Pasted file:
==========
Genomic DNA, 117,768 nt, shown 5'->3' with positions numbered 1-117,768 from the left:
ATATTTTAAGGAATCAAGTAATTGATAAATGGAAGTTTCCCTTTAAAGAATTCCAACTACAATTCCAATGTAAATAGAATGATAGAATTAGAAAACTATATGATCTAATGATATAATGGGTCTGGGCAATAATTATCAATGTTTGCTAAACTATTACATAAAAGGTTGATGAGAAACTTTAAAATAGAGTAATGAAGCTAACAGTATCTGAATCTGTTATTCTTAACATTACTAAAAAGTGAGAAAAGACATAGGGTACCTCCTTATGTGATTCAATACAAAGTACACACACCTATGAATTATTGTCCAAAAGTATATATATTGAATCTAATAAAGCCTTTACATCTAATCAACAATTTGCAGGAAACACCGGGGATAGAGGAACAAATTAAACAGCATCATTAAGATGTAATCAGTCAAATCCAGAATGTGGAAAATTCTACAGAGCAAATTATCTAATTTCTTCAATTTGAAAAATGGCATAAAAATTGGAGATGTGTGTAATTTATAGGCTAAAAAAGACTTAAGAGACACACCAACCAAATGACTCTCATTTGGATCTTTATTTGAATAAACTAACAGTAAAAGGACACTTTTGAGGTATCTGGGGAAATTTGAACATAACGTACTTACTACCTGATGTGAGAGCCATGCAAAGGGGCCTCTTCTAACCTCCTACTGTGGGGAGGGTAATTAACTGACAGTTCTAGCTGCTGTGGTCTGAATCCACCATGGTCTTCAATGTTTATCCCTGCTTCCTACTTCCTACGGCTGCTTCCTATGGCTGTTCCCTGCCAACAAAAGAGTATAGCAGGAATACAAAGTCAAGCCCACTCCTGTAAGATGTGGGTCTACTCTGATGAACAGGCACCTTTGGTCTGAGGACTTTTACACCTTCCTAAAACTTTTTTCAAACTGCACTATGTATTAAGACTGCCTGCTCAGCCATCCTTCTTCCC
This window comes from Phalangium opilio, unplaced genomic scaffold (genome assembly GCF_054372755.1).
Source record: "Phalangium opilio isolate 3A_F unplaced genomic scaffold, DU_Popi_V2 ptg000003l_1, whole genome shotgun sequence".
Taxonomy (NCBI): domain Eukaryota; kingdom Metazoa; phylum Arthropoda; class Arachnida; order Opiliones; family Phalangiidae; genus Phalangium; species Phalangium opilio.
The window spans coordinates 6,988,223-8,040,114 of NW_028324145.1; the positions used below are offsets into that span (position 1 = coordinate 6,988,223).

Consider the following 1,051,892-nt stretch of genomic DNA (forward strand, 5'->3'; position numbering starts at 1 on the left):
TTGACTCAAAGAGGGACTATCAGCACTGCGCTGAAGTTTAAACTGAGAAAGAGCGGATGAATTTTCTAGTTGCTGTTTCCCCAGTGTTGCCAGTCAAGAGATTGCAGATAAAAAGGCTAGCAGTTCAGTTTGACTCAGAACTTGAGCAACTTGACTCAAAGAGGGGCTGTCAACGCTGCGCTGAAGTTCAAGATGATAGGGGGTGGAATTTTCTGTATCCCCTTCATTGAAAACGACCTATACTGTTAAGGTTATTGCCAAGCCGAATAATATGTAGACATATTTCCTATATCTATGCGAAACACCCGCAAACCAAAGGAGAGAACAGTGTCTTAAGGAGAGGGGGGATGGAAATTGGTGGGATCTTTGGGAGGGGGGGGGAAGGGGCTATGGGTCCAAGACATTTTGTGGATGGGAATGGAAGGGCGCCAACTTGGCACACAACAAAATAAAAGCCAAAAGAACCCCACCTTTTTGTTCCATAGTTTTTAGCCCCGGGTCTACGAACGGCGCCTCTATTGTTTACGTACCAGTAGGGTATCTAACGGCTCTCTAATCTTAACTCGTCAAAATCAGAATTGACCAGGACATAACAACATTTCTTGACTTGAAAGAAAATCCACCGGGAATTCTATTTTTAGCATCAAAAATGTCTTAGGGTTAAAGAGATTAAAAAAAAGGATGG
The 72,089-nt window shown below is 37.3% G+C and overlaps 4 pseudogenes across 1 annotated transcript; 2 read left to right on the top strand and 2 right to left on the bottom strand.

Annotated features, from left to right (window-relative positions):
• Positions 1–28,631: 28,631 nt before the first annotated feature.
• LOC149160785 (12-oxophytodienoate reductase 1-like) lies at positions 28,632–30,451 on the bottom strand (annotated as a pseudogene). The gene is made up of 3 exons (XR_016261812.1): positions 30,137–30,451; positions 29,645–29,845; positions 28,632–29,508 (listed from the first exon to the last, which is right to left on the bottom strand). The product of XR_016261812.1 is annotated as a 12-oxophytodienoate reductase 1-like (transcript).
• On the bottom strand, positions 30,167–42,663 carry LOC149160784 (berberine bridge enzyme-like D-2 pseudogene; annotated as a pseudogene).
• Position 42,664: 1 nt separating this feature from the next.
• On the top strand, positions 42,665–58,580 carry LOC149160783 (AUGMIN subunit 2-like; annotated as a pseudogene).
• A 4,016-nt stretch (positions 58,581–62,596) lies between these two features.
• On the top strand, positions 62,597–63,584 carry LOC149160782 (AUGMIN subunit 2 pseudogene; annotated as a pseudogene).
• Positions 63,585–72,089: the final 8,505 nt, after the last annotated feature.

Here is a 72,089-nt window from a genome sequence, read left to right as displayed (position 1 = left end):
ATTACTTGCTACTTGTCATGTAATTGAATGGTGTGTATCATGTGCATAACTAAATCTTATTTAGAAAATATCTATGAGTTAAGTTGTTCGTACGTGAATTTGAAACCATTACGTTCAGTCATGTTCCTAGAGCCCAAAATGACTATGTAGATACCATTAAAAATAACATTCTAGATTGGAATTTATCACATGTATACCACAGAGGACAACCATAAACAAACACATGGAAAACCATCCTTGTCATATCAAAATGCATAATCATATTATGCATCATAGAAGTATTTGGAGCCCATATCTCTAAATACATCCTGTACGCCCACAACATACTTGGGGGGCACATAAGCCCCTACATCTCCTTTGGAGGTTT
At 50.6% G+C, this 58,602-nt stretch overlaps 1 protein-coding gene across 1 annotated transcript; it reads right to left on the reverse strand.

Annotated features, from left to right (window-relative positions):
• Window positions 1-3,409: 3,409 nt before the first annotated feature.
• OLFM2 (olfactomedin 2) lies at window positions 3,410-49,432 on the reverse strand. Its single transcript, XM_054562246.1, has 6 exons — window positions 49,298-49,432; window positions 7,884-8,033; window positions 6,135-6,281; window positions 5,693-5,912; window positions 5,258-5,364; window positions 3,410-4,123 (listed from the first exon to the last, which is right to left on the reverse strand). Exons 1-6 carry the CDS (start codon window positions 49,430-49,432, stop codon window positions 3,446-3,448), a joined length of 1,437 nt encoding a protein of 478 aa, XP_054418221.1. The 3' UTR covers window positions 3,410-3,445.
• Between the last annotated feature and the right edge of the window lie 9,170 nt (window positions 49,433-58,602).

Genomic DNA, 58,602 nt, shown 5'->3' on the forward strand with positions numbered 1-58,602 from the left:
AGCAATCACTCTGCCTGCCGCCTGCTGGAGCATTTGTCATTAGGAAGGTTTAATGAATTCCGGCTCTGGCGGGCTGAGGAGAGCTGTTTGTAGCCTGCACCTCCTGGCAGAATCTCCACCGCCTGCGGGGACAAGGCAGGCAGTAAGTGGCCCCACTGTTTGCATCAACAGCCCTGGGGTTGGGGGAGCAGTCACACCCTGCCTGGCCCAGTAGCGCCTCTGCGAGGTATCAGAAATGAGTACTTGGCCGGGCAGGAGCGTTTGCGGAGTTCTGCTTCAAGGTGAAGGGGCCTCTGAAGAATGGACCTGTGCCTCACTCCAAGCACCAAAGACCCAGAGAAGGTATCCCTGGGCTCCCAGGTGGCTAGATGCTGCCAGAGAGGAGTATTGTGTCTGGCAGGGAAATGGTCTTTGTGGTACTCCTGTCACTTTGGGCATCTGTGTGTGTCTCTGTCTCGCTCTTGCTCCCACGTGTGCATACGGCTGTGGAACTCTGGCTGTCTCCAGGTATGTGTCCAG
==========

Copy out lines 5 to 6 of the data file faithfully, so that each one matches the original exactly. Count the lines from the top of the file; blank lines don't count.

Taxonomy (NCBI): domain Eukaryota; kingdom Metazoa; phylum Arthropoda; class Arachnida; order Opiliones; family Phalangiidae; genus Phalangium; species Phalangium opilio.
The window spans coordinates 6,988,223-8,040,114 of NW_028324145.1; the positions used below are offsets into that span (position 1 = coordinate 6,988,223).